Leaving behind the ghosts of Oak Park's past

Opinion: Columns

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By John Hubbuch

Because I plan to live the rest of my life in Oak Park, I spend time thinking about its future. The pragmatist philosopher Georges Santayana warned: "Those who cannot remember the past are condemned to repeat it." I'm not sure that is our problem.

Perhaps those who cannot forget the past can never escape it.

American history is replete with examples of a historic event impairing a polity's future. The North's punitive reconstruction of the South after the Civil War dominated Southern politics for decades. Southern pols need only wave the "bloody shirt" of Yankee oppression to ensure Southern racist unity. Many Americans were forever scarred by the Great Depression. The Cold War was a direct result of WWII.

Oak Park's public consciousness has long been dominated by the white flight of the 1960s. Anyone who witnessed the block-by-block diaspora of people leaving Chicago's West Side was forever scarred by it. We moved here in 1976 despite warnings that Oak Park was not what it used to be and that it had "turned." When I served on the school board from 1987 to 1991, my greatest concern was that a referendum would not pass, dooming the schools and eventually the village. I was afraid that I would go down in infamy as contributing to the demise of Oak Park. I am certain that many elected officials past and present share my feelings.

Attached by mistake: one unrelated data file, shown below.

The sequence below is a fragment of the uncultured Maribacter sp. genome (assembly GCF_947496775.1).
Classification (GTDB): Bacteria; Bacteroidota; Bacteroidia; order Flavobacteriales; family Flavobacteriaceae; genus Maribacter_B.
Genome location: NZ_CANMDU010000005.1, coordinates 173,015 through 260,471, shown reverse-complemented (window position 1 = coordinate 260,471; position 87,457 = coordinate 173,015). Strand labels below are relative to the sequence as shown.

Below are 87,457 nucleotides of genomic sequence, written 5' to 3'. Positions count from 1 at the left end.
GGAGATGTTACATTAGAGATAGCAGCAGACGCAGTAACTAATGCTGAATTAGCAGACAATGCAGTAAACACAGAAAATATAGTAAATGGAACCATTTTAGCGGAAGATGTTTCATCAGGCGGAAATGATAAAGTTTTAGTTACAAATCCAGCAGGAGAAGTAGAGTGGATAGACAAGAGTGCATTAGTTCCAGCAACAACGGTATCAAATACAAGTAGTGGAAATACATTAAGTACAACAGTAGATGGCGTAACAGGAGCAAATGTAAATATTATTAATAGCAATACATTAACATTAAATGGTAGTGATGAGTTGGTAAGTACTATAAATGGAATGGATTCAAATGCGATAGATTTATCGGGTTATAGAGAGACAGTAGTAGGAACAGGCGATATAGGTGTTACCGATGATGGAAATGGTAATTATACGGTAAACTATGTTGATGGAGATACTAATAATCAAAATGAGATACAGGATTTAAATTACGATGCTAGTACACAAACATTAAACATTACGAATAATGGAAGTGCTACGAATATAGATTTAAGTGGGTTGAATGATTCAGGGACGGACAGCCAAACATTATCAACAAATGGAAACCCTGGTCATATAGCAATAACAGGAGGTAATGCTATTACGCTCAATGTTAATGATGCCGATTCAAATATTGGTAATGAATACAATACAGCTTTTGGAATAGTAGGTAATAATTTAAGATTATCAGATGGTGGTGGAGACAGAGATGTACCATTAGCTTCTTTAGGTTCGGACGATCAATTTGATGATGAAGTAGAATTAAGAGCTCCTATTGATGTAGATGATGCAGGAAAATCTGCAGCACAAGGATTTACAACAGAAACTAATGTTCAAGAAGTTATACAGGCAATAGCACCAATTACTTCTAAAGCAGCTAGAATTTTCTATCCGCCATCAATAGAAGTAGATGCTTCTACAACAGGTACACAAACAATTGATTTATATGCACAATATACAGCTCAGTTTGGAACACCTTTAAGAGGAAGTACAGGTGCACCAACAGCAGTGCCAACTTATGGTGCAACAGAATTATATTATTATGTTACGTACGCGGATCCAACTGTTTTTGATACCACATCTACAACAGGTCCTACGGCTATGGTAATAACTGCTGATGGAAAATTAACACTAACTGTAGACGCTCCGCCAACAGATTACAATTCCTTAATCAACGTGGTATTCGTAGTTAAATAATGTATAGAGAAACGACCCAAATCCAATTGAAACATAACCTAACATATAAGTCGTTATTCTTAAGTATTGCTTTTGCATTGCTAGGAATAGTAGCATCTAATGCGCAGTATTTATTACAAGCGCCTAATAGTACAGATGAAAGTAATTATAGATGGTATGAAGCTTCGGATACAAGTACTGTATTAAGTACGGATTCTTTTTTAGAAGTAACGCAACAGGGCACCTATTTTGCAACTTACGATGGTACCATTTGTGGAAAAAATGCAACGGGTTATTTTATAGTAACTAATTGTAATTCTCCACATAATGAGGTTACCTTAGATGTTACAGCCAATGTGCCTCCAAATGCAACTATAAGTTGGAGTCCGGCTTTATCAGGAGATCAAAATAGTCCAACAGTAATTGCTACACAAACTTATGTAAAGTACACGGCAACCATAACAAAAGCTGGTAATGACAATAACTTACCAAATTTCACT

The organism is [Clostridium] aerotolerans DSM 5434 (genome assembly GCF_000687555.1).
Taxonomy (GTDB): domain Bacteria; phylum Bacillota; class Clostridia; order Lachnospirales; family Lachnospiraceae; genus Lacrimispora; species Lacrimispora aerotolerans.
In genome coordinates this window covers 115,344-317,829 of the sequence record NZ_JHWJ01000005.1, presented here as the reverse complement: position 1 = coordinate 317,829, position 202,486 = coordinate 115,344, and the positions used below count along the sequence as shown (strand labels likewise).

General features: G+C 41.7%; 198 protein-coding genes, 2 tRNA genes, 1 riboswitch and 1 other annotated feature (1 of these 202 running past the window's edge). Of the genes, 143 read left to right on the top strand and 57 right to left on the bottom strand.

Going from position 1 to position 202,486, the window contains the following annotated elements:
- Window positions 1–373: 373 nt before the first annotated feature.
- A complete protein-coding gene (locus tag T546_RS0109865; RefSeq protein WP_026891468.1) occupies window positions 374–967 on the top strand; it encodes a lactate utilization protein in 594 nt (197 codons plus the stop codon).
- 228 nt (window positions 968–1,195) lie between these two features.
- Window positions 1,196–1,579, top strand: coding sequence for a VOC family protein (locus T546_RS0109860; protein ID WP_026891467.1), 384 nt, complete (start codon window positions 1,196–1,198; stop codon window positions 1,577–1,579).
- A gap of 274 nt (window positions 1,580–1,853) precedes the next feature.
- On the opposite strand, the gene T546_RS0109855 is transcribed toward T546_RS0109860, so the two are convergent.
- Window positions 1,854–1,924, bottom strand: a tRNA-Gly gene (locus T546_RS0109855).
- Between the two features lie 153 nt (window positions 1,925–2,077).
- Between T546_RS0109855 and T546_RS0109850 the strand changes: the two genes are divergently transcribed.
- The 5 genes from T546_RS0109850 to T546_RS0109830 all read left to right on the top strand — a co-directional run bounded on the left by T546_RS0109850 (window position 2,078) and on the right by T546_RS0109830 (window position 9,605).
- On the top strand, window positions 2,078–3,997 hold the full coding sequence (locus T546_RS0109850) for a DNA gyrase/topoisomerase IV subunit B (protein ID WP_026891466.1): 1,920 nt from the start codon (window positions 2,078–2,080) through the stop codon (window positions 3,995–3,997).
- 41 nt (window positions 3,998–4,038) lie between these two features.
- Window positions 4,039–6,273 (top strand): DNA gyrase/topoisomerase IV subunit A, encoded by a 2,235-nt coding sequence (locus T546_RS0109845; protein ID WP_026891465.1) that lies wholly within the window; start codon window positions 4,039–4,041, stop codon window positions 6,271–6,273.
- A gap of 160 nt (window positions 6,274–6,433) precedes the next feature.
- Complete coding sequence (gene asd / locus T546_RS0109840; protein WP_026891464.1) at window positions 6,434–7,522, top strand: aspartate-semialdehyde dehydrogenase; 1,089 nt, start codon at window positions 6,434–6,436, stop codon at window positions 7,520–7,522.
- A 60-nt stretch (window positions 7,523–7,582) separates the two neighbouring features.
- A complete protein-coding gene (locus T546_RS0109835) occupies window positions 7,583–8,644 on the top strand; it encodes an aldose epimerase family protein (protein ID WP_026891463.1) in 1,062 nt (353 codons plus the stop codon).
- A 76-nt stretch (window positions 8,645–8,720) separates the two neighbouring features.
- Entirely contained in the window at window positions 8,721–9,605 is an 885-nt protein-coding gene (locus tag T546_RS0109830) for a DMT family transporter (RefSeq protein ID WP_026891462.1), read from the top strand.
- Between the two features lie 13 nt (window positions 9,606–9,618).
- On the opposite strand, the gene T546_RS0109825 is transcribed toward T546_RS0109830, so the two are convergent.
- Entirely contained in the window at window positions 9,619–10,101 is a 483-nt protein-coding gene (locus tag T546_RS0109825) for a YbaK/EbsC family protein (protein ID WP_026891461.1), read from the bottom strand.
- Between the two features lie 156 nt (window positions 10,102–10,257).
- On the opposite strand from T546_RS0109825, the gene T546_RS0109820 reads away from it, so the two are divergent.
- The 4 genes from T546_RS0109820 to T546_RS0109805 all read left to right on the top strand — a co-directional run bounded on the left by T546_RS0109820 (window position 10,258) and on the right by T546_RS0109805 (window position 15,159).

The remnants of this Great Fear are part of our institutional DNA: the prohibition of real estate for sale signs, the cul-de-sacs on many of our streets, the overnight parking bans and the strict housing codes all have their origins in this painful history.

But things seem to be changing. New generations replace older ones as residents, voters and elected leaders. That is a good thing. Looking at the bios of our current elected leaders, it seems that many of them are in their 40s and 50s and have lived here for less than 20 years. Their knowledge of the bad old days is limited to tales told by old people like me. But like the last veteran of WWII, the old-timers will depart public life and eventually the planet.

So I guess I'll have to throw in with the "youngsters." They are the future of Oak Park. Hopefully, they will preserve our commitment to diversity and citizen involvement. Hopefully, they will remember our rich history.

And hopefully, they will leave the powerful influence of our ghosts behind.

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